experiences with each new hardware generation, an immense driving
force is created, forcing companies to always be at the cutting edge
of technology. Due to both public demand and a need to stand out
from the competition, developing unique ways of playing in addition
to improved visuals is almost a necessity. The introduction of motion
controls to Nintendo’s Wii console led to such impressive sales that
as of September 2017 it had sold 101.18 million units making it their
most successful home console and the fifth best selling console of
all time (Statista, 2018). When these innovational creations are put
into place the developers take a risk that can pay off or cost the
company a lot of money from researching, manufacturing and marketing
these devices. The current major console companies at the time of
writing are Nintendo, Sony and Microsoft who all experimented with
the likes of motion controls, touch screens and VR, each with varying
degrees of success. Taking these risk at times when other aspects of
the business are doing well (i.e. Nintendo taking risks on its home
console when its portable was selling well and visa versa), provides
a safety net and also protects against them being considered stale or
too similar to the competition which has been the downfall of many
companies in the past.

2.2. Impact on people

Gaming
has had an impact on people as individuals and possibly society as a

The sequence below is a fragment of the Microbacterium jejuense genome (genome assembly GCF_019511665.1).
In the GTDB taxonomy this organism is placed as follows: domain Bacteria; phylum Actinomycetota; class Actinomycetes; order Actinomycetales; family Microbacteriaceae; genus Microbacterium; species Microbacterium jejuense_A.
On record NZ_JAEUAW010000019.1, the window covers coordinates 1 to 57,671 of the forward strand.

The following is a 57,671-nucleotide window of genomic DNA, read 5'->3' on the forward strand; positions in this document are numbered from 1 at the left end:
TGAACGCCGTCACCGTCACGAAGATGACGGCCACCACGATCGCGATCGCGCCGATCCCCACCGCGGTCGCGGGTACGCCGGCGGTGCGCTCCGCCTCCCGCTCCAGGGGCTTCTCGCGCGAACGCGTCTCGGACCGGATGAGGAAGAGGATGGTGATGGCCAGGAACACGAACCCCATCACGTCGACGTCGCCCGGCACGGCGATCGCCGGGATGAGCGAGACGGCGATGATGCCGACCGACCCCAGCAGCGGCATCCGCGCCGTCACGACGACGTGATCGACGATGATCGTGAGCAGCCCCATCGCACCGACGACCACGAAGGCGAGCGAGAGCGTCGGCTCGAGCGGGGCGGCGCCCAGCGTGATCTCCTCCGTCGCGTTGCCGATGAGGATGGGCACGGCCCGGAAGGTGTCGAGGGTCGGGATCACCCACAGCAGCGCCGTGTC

whole. Given commercial games hit the general public as far back as
1971, many of us today have grown up as least familiar with gaming.
With games making being adapted to Hollywood films and games being
available on so many devices from consoles / computers to smart
phones and TVs it is almost difficult to have no knowledge of them.

Opinions
on how games effect people varies and has been a heated debate for
many years. Many studies have suggested there are cognitive benefits
from playing games. In 2015 University of California researchers
found that their test group who played a 3D Super Mario game
performed better in follow up memory tasks than a group that played
the more basic Angry Birds game and a group who played nothing
(Clemenson and Stark, 2015). A review of 38 studies concluded that
playing games improved both the physical and psychological health of
195 patients (Primack et al., 2012). Speaking at the American Pain
Society’s annual scientific meeting Jeffrey I. Gold revealed how
virtual reality could be effective in reducing anxiety and acute
pain. “Virtual reality produces a modulating effect that is
endogenous, so the analgesic influence is not simply a result of
distraction but may also impact how the brain responds to painful
stimuli” (George, 2010). A journal published in 2013 describes
how playing action games for nine sessions of 80 minutes a day
improved the reading abilities, phonological and attention skills of
dyslexic children to levels equal to or exceeding traditional reading
treatments (Franceschini et al., 2013).